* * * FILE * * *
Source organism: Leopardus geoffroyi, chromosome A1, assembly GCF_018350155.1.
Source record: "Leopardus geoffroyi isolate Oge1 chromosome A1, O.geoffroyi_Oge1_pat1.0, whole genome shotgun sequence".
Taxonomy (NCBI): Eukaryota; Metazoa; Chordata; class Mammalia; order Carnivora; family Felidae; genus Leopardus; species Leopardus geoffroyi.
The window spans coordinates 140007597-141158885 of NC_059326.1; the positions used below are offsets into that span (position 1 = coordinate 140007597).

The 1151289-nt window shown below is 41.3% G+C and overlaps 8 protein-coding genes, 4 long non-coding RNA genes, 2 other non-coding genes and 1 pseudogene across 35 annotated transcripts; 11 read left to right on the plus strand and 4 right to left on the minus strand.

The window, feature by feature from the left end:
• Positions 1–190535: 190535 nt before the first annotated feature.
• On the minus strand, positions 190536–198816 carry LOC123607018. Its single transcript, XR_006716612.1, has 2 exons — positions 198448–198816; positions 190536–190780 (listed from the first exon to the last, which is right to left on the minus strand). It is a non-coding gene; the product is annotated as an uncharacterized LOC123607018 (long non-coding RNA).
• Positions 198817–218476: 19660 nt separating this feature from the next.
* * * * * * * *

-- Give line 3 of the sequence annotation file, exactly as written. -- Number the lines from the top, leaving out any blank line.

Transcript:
Taxonomy (NCBI): Eukaryota; Metazoa; Chordata; class Mammalia; order Carnivora; family Felidae; genus Leopardus; species Leopardus geoffroyi.